Raphael spent just over three years with the Computational Modelling Group from 2007 to 2011. He originally graduated in 2006 with a degree in physics from The Cavendish Laboratory in Cambridge, and then switched departments in order to work on the combustion synthesis of titanium dioxide nanoparticles. Using computational quantum chemistry (mainly density functional theory) he worked to improve understanding of this important industrial process.
Titanium dioxide is a large bandgap semiconductor with the highest refractive index of almost any material. The primary application is as a white pigment with over four million tonnes produced annually. Its unique properties have also generated interest in applications as a photocatalyst and in dye sensitized solar cells.
Raphael investigated the influence of aluminium on the physical properties of TiO2. The image to the left shows an electron density isosurface in a unit cell of Al doped rutile.
Raphael supervised the second year course maths for engineering, as well as the third year courses (more) maths for engineering and statistics. He also co-supervised the fourth year students Yaoyao Liu and Chris Cheel for their final year projects.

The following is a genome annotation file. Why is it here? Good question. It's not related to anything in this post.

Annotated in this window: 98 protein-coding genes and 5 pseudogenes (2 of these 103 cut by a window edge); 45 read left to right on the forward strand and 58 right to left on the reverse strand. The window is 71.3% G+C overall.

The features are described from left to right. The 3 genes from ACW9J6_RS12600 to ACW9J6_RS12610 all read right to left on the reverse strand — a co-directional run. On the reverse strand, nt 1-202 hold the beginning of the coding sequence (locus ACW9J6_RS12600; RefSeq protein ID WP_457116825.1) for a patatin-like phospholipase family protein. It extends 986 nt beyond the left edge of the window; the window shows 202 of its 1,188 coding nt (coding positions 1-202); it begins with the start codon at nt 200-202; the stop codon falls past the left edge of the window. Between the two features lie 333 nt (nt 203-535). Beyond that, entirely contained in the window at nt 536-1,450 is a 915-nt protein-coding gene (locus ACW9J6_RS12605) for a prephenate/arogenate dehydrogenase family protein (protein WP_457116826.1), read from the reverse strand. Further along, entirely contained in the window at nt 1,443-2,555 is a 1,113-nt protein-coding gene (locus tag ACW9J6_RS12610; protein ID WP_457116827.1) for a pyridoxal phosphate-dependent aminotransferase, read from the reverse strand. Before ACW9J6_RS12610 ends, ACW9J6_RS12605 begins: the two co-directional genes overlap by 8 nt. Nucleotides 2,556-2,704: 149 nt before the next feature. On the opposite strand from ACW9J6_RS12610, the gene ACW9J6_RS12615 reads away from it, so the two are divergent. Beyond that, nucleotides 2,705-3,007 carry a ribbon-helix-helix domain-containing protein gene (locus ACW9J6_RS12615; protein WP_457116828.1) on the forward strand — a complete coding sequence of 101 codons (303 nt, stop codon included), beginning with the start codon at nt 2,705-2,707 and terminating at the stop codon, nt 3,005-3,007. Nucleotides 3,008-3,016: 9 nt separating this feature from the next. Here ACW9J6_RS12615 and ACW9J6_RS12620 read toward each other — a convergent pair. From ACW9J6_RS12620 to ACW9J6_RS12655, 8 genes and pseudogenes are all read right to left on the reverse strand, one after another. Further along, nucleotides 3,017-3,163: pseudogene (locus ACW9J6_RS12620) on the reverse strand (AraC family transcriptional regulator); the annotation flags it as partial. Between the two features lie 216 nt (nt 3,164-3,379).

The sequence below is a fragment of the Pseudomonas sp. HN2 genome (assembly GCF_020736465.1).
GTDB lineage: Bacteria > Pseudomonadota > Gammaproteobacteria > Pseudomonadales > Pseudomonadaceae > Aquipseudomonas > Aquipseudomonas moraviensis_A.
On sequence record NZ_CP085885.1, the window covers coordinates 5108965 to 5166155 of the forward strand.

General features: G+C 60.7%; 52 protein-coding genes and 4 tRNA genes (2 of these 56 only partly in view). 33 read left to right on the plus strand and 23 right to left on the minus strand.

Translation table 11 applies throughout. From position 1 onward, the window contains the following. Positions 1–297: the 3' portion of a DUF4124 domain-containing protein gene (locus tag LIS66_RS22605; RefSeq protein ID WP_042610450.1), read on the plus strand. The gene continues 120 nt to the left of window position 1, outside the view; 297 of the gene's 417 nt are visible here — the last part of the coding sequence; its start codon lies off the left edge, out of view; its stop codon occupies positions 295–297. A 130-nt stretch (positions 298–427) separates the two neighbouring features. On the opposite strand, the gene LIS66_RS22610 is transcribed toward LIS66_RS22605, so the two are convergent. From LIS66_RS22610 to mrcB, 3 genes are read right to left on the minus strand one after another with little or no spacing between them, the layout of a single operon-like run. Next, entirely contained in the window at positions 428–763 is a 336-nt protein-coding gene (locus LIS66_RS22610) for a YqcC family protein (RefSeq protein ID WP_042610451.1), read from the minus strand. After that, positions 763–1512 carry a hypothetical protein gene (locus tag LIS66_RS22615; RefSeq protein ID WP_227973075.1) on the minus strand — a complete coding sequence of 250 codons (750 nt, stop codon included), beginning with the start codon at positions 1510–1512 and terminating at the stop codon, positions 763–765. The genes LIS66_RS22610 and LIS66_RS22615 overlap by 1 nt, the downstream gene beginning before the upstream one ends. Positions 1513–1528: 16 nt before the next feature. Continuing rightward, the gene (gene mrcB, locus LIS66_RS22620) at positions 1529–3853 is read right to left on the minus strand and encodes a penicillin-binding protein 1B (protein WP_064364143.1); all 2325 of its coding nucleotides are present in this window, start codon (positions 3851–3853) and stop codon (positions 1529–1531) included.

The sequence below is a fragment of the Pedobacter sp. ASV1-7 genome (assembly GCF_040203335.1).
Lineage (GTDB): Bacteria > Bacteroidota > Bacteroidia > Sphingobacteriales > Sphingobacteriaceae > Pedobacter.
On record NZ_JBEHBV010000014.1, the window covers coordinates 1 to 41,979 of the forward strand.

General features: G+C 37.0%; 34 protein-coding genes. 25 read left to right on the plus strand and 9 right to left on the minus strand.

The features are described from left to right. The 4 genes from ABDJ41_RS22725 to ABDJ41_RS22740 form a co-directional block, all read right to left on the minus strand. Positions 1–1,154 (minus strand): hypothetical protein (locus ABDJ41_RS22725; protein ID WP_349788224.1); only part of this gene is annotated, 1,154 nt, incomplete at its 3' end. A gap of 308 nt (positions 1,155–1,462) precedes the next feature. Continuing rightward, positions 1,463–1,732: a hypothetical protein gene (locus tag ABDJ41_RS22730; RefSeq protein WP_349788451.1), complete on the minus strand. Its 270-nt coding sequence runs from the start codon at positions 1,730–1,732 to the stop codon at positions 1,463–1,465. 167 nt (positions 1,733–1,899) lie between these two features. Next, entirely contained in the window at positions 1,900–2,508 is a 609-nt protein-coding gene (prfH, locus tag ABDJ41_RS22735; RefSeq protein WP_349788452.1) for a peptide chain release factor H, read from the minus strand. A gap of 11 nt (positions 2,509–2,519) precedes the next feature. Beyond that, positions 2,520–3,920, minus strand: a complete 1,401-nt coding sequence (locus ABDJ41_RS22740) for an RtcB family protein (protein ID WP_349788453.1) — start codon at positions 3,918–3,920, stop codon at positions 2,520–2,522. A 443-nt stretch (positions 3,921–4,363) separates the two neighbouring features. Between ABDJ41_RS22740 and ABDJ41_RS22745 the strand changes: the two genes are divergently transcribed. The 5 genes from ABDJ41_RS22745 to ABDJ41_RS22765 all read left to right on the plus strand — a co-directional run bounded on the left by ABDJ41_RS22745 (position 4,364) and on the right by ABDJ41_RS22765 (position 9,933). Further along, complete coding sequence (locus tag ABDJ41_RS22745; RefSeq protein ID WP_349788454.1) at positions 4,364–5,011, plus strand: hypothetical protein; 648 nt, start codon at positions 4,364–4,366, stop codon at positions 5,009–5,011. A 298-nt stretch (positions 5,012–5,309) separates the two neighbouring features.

Raphael spent time at both St John's College and St Edmund's College and was sponsored by Tioxide Europe Limited. He has no hobbies or interests.
- 33rd International Symposium on Combustion Beijing, China, 1st –6th August, 2010
CPGS: Understanding the Combustion Synthesis of Titanium Dioxide Nanoparticles
CPGS: 2008, supervised by Markus Kraft
Part III: Radioastronomy with Focal Plane Arrays
Part III: 2006, supervised by Dr Rachael Padman
PhD Thesis: Theoretical Insights into the Combustion Synthesis of Titanium Dioxide Nanoparticles
PhD Thesis: 2011, supervised by Markus Kraft